Checking if a file exists

You’ll often have to check if a file exists at a specified path, so let’s see how it’s done. Create a new button on the form named btnFileExists and doubleclick it so you can get the Click event, where you’ll use the following:

private void btnOpenFile_Click(object sender, System.EventArgs e)




   MessageBox.Show("It's there!");




   MessageBox.Show("I can't find it...");



Simple, we test using File.Exists() to see if the file specified in the path in txtFileName exists.

Maybe you noticed that if you type a path to an inexistent file in the TextBox and click the btnOpen button you’ll get an ugly error. Well that’s the case in which we can use File.Exists().

Retrieving file information

Getting file attributes like Read-onlyHiddenCreationTimeDateTime, LastAccessTimeLastWriteTime or the directory in which the file resides is really easy in .NET. They are all done using the FileInfo class. Let’s see an example.

In the code create a new instance of FileInfo:

private System.IO.FileInfo FI;

Add a new button btnFileInfo and doubleclick it to get the Click event. Now that we’re at the event, check out the following code:

private void btnFileInfo_Click(object sender, System.EventArgs e)


   FI = new FileInfo(@txtFileName.Text);

   // Show in which directory the file resides


   // Get the file's extension


   // When the file was last accessed


   // When the file suffered modifications


   if((FI.Attributes & FileAttributes.ReadOnly) != 0)




   if((FI.Attributes & FileAttributes.Hidden) != 0)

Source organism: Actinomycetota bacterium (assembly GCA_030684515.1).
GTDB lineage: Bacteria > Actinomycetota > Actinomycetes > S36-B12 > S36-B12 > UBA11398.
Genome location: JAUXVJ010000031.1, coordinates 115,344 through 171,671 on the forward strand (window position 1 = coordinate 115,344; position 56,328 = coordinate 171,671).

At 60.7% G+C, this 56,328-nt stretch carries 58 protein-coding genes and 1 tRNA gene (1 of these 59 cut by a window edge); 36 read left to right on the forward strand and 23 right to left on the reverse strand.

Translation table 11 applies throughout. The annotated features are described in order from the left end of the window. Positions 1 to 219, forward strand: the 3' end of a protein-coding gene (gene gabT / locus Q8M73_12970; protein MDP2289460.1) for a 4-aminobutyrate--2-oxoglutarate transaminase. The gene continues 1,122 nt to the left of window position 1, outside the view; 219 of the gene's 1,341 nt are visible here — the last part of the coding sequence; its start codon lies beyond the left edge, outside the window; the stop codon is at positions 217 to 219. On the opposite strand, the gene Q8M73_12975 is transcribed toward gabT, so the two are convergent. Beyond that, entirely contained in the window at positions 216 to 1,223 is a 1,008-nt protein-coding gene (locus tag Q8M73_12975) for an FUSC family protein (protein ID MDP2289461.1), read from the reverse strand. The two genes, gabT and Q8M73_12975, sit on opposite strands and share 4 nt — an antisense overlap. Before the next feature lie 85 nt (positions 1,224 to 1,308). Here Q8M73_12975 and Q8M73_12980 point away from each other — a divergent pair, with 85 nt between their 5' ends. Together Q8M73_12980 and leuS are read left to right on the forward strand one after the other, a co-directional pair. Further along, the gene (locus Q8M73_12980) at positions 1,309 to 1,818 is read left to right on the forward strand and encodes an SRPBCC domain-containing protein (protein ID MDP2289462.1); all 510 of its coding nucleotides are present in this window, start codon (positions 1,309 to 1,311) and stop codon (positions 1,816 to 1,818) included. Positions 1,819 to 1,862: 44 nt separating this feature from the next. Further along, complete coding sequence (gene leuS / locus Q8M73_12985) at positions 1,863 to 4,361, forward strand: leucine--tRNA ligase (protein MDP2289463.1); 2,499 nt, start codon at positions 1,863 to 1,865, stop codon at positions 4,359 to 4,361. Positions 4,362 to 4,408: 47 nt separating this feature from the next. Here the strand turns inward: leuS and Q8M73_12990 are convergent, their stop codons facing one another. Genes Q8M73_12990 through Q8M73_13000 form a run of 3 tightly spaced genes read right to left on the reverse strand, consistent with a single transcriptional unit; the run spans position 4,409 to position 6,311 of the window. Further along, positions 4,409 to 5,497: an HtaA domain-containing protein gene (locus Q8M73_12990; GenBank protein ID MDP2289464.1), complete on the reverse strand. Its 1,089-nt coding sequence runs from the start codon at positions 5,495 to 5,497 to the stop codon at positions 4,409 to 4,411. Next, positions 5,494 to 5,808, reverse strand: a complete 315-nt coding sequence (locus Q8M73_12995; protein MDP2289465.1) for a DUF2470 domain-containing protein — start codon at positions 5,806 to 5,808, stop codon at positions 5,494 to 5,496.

if((FI.Attributes & FileAttributes.Archive) != 0)




   if((FI.Attributes & FileAttributes.System) != 0)





There are other attributes that we didn’t use in the code but you can easily figure them out thanks to IntelliSense.

Copying a file

Let’s copy the MyFile.txt file from one place to another. Add to the form two TextBoxes – txtCopyFrom and txtCopyTo. Also add a button btnCopy. Doubleclick the newly created button and we now need to code the Click event.

private void btnCopy_Click(object sender, System.EventArgs e)


   File.Copy(txtCopyFrom.Text, txtCopyTo.Text, false);


Yes, it’s that simple, txtCopyFrom.Text is the source and txtCopyTo.Text is the destination path. False is set because we don’t want any file with the same name on the destination to be overwritten.

Moving a file

To finish our project, let’s add to the form two TextBoxes – txtMoveFrom and txtMoveTo – and a Button btnMove which you’ll doubleclick to get to the event:

private void btnMove_Click(object sender, System.EventArgs e)


   File.Move(txtMoveFrom.Text, txtMoveTo.Text);


Just as simple, but don’t forget that you shouldn’t implement just a line of code for doing file operations, like in this case. You also have to handle exceptions… for example if you try to move a file to a path where there’s a file with the same name you’ll get an ugly exception (actually they are all ugly).

There will probably be another tutorial following this one that handles more advanced file operations because this was just a superficial covering of the subject for those in a hurry and there’s much, much more to say about IO in .NET.

Nathan Pakovskie is an esteemed senior developer and educator in the tech community, best known for his contributions to With a passion for coding and a knack for simplifying complex tech concepts, Nathan has authored several popular tutorials on C# programming, ranging from basic operations to advanced coding techniques. His articles, often characterized by clarity and precision, serve as invaluable resources for both novice and experienced programmers. Beyond his technical expertise, Nathan is an advocate for continuous learning and enjoys exploring emerging technologies in AI and software development. When he’s not coding or writing, Nathan engages in mentoring upcoming developers, emphasizing the importance of both technical skills and creative problem-solving in the ever-evolving world of technology. Specialties: C# Programming, Technical Writing, Software Development, AI Technologies, Educational Outreach